.


***************************

Beverly

Gluten free since 2005

In the midst of winter, I found there was within me an invincible summer.

Albert Careb

36_35_6[1].gif

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I am definitely one taco short :blink: ... I went to this website and couldn't figure out what to look at ...

http://archneur.ama-assn.org .....................

Was I supposed to just go the other site ???

Copied in from renegade nuerologist site ...

Celiac disease, may in fact be the most common disease of mankind, affecting about 1% of humanity. It is generally described as being a chronic digestive disorder, caused by an increased sensitivity to gluten, a common protein found in wheat, barley, and rye. Typically, medical texts describe various gastrointestinal manifestations of this disease including malnutrition, a distended abdomen, and the passage of stools having a high fat content.

New research on celiac disease indicates that it can have a profound effect on the nervous system. In fact a physician in Great Britain, Dr. Maios Hadjivassiliou, who is a recognized world authority on gluten sensitivity, reported in the journal, The Lancet, that gluten sensitivity can actually be at times exclusively a neurological disease. That means that people can be showing symptoms of gluten sensitivity by having issues with brain function without any gastrointestinal problems whatsoever.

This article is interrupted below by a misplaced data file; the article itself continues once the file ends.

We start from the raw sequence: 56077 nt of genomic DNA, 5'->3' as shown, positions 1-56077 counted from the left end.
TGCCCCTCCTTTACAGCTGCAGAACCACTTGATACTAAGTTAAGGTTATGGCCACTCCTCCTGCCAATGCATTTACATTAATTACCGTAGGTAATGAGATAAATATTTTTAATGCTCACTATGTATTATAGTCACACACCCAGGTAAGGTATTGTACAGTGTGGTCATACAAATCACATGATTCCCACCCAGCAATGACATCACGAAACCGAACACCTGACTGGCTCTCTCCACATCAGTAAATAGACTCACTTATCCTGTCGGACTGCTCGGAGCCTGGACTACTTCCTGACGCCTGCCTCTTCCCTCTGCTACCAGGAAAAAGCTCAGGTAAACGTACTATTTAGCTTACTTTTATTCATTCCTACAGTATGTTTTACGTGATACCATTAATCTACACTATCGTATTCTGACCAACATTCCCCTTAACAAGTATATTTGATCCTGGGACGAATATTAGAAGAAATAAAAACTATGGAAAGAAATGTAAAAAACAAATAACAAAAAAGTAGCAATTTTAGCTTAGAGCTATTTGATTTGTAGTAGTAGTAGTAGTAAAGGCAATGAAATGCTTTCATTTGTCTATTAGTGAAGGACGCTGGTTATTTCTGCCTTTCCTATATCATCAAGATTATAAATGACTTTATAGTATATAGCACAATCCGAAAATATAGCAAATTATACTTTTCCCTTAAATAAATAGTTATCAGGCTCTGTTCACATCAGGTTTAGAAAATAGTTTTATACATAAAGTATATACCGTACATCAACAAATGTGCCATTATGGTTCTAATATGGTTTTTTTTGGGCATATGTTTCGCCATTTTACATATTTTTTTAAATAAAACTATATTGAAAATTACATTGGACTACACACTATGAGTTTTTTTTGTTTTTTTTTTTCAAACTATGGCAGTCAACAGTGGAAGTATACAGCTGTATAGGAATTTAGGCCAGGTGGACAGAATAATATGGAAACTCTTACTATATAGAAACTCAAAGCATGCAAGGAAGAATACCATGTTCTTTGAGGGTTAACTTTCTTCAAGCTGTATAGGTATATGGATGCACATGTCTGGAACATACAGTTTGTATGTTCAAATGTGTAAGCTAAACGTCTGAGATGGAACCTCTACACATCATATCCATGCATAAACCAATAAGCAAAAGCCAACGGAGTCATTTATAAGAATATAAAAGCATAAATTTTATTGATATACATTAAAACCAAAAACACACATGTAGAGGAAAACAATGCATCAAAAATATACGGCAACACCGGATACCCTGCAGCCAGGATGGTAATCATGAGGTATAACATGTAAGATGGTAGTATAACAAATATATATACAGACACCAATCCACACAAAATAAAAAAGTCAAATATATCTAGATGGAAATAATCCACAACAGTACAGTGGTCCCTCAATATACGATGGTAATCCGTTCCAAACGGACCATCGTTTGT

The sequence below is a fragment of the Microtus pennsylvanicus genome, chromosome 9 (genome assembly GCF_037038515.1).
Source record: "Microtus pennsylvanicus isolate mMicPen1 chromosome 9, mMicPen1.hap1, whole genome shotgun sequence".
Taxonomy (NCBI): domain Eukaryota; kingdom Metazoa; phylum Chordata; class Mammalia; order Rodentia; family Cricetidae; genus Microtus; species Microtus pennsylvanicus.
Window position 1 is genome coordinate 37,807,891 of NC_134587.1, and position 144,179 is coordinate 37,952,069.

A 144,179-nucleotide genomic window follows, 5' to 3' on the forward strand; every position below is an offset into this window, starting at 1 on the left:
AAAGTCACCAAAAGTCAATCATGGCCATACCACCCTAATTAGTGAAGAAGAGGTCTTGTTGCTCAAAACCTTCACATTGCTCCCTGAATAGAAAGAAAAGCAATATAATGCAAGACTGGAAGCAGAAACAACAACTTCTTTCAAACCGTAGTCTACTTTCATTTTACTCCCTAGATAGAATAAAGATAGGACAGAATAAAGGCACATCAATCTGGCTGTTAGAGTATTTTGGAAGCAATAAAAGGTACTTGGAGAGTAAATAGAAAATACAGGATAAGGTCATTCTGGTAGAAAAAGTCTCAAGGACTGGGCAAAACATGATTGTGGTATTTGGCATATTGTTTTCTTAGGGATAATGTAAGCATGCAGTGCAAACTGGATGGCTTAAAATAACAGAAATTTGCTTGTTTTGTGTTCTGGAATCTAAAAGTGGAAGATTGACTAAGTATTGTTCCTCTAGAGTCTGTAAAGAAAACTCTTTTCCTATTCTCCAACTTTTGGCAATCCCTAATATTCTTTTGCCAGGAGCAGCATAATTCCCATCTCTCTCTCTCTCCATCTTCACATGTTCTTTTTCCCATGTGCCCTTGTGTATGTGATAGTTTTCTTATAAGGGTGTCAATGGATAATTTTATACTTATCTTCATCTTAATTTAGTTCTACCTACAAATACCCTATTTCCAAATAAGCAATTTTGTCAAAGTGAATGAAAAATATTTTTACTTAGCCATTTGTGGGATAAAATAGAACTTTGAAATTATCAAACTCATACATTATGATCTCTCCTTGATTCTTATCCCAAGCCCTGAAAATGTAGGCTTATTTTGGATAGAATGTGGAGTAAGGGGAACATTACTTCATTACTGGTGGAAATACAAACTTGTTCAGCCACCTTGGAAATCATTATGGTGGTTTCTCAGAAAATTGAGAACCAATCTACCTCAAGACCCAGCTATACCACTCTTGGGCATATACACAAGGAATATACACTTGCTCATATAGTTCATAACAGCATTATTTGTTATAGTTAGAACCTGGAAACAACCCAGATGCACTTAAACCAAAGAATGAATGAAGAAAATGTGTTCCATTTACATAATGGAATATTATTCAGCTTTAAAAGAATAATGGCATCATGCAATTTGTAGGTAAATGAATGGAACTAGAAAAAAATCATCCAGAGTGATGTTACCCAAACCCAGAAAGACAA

Researchers in Israel have described neurological problems in 51 percent of children with gluten sensitivity. They also have described a link between gluten sensitivity and attention deficit/hyperactivity disorder (ADHD). Actually, the link between gluten sensitivity and problems with brain function, including learning disabilities, and even memory problems, is not that difficult to understand. Gluten sensitivity is caused by elevated levels of antibodies against a component of gluten called gliadin. This antibody (the antigliadin antibody) combines with gliadin when a person is exposed to any gluten-containing food like wheat, barley or rye.

When this happens, protein-specific genes are turned on in a special type of immune cell in the body. When these genes are turned on, inflammatory chemicals called cytokines are created. Cytokines, which are the chemical mediators of inflammation, are directly detrimental to brain function. In fact, elevated levels of cytokines are seen in such devastating conditions as Alzheimer


28 yr old Male

Diagnosed Celiac in February 2007

Gluten-free/Casein Free

HLA DQ 2,3 Subtype (2,8) I have both celiac genes!

Married

1 child 9 months- Levi

Yeast/Bacteria overgrowth

" CHANGE THE WAY YOU LOOK AT THINGS AND THE THINGS YOU LOOK AT CHANGE"

Wayne Dyer

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mtndog I agree with you, it should be a team approach, not only GI and Neuro docs but also Endos, celiac has a tendency to mess with these things too [diabetes, thyroid] but I think we're very far from that right now, if we approached a doctor with that idea I think we would pretty much be laughed at unfortunately.

I have many neurological problems of unknown cause which, so far, have all been linked to Celiac by studies, it frustrates me so much that doctors can be so ignorant about such an important development! If doctors started putting attention to Celiac it would be a HUGE breakthrough for medicine, but I guess they don't want to deal with a disease which has such an easy solution because otherwise they couldn't pump us full of drugs through all of our lives until we take the matters into our own hands.